In addition, while TTIP will bring little in the way of economic growth, it may result in actual job losses in the UK. EC-funded research suggests that at least 1.3 million European workers would lose their jobs as a result of TTIP, without necessarily being able to find new employment (http://trade.ec.europa.eu/doclib/docs/2013/march/tradoc_150737.pdf ) Certainly, job losses have been typical of other free trade deals, such as the North American Free Trade Agreement.
How could TTIP affect the NHS? Many believe that one of the biggest prizes of the agreement for transnationals will be the NHS. When it was first established, the NHS was set up on the basis of social solidarity – everyone contributed to the cost of providing the NHS through taxes, and in return healthcare was provided by the state and available for those who needed it, when they needed it. The Health and Social Care Act (2012) and the regulations for implementing it (Section 75) have changed the fundamental nature of the NHS. By fragmenting the NHS, opening it up to competition law and turning the NHS into a market in which private companies can compete for NHS funding for patient services, the HSC Act has turned the NHS from a social into a commercial activity. This means that it can now be included within FTAs.
If agreed, the treaty will change the whole emphasis of NHS health care: the priority will become the rights of transnational organisations rather than the care of patients. TTIP will give transnationals the right to bid for all government spending, including on health. It will put severe restrictions on the ability of the UK government to control costs (e.g. of medicines) and to regulate any transnational companies that provide health services.
It will also give transnational corporations the right, under ISDS, to claim massive compensation if the government introduces initiatives (including e.g. public health regulations, health protection measures, and health promotion policy) that could potentially reduce transnationals’ future profits. Some countries, such as Finland, have found that using private companies for providing state-funded health services has led to increased costs and poorer service, and so have returned the provision of services to the state. However, in the case of the UK, the inclusion of ISDS within TTIP will make it virtually impossible in future for the UK government to reverse the privatisation of the NHS that we see as a result of the Health and Social Care Act (2012) – even if this proves to be a disaster.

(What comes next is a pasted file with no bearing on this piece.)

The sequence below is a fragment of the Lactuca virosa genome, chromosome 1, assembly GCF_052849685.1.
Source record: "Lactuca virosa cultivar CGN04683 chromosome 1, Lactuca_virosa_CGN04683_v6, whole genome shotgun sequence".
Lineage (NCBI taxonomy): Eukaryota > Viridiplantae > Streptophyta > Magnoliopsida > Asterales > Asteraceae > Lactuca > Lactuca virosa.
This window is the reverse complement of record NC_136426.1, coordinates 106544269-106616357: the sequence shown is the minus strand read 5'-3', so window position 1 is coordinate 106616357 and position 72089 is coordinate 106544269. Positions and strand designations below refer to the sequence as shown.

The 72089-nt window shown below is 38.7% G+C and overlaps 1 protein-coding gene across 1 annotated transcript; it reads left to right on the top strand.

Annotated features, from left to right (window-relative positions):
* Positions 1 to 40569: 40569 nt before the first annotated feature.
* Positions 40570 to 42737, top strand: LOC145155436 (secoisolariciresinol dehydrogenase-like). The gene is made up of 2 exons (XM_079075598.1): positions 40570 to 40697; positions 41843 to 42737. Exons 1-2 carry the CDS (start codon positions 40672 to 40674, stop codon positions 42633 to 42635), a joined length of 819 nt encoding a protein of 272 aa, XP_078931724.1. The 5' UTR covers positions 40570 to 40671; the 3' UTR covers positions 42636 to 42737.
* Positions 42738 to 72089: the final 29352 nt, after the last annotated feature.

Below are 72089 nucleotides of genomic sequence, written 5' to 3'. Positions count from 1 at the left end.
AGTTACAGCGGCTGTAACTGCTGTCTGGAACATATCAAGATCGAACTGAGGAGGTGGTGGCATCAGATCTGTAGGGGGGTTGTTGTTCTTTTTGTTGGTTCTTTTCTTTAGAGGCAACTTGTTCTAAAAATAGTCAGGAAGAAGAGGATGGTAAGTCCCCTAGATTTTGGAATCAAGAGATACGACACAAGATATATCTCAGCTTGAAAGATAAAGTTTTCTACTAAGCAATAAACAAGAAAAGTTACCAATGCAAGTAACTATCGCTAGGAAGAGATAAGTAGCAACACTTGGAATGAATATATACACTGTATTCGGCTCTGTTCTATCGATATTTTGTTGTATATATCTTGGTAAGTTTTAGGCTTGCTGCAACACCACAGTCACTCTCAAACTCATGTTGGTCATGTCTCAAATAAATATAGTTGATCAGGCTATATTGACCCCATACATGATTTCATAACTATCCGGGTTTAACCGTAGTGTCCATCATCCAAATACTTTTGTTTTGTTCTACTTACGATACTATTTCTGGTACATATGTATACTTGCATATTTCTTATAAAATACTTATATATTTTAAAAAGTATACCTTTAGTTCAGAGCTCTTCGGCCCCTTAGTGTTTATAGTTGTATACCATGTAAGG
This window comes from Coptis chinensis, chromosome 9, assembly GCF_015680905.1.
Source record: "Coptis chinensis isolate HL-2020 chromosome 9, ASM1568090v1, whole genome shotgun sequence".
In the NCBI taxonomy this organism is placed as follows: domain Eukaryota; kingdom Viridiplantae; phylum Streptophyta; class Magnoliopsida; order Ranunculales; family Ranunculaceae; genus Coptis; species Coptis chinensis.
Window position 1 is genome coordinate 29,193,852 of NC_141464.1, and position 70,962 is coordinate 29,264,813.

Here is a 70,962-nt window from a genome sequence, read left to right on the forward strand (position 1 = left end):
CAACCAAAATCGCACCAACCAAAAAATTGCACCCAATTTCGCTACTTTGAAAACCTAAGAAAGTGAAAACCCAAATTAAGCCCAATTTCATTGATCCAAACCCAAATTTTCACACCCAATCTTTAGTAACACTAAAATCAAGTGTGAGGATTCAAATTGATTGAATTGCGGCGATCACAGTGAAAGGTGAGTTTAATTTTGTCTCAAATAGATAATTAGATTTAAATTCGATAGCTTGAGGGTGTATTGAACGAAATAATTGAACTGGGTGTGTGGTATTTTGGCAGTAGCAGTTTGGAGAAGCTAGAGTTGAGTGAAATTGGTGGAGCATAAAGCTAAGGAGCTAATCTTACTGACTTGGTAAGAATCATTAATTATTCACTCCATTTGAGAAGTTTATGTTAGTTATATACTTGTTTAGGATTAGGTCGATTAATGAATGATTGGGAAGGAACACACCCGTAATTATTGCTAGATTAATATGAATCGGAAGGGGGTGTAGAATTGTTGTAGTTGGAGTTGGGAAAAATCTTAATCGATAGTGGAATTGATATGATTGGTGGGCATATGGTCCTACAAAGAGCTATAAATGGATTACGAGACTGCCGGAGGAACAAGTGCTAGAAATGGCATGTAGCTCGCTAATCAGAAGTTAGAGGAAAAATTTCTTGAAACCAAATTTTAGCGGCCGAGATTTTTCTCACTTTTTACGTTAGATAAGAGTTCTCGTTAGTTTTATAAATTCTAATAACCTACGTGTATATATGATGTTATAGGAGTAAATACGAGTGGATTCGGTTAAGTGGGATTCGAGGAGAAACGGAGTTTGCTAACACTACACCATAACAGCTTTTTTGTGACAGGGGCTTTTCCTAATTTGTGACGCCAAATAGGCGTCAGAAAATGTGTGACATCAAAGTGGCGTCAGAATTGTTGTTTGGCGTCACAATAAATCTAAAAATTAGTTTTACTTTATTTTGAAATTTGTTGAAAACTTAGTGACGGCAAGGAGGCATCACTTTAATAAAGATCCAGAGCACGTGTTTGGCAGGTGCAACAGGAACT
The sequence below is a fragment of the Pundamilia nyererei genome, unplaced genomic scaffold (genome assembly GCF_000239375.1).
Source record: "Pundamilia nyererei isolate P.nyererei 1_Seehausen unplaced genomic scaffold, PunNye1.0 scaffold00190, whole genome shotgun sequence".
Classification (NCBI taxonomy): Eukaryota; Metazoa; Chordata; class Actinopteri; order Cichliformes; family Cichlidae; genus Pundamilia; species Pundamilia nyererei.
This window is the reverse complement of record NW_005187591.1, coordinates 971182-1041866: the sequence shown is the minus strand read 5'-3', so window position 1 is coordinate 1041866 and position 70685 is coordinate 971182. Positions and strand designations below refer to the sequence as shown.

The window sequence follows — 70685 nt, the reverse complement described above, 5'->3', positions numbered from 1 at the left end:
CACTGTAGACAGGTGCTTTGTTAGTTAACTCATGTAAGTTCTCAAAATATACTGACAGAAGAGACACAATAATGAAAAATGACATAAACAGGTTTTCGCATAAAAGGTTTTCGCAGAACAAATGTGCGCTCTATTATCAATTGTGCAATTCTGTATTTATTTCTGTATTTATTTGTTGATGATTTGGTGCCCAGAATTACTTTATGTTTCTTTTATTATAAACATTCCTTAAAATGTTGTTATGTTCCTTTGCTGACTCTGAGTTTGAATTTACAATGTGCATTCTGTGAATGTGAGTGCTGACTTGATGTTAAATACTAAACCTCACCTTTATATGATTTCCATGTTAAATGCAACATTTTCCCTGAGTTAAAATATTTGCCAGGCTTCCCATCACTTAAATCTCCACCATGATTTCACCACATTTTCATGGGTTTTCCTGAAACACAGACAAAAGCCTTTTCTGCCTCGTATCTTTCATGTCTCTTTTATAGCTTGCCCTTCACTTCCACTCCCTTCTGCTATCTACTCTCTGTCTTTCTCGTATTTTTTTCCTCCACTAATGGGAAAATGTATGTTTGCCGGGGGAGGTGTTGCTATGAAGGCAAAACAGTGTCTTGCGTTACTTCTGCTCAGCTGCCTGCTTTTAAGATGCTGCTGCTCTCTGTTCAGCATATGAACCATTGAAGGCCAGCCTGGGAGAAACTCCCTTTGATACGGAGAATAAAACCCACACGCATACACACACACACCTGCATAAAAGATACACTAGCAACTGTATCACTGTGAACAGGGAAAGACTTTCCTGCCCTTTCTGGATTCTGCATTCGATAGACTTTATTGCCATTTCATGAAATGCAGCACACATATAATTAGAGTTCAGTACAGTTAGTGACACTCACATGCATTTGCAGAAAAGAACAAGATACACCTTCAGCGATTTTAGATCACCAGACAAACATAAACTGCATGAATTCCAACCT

Similarly, if ISDS is included in the treaty, the fear of being sued for huge compensation will inhibit any attempt on the part of future governments to find a way of ending the contracts that many NHS Trusts have entered into with private investors under the Private Finance Initiative. These contracts can be for as long as 60 to 100 years and often mean that NHS Trusts are repaying debt for new buildings or infrastructure at usurious rates of interest.
TTIP will not only affect the NHS but our standards of health. ISDS will give any US company operating in the UK health market the right to sue the government if it introduces new public health regulation, or health protection and health promotion policy measures that might affect these companies’ future investment or profit opportunities. So evidence for safer or more effective treatments, or advances in clinical knowledge, could not be put into practice (at least without the risk of being sued) if this affected the anticipated profits of existing providers. At the same time, harmonisation of health and safety regulations is likely to mean the downgrading of UK public health measures governing the use of food labeling, pesticides, chemicals, the presence of hormones in meat production and so on.
The EU generally has higher standards of health and safety regulation than the US because of different methods of deciding safety standards: the EU uses the precautionary principle (where tests must prove substances are not harmful) while the US approach is to assume that something is safe unless proved otherwise. ‘Harmonisation’ probably means that the standards currently set by the EU will have to be lowered to those of the US.
TTIP could also have an effect on NHS staff. Labour rights in the UK will probably be ‘levelled down’ to those of the USA where many of the standards set by the Internal Labour Organisation (ILO) have not been met.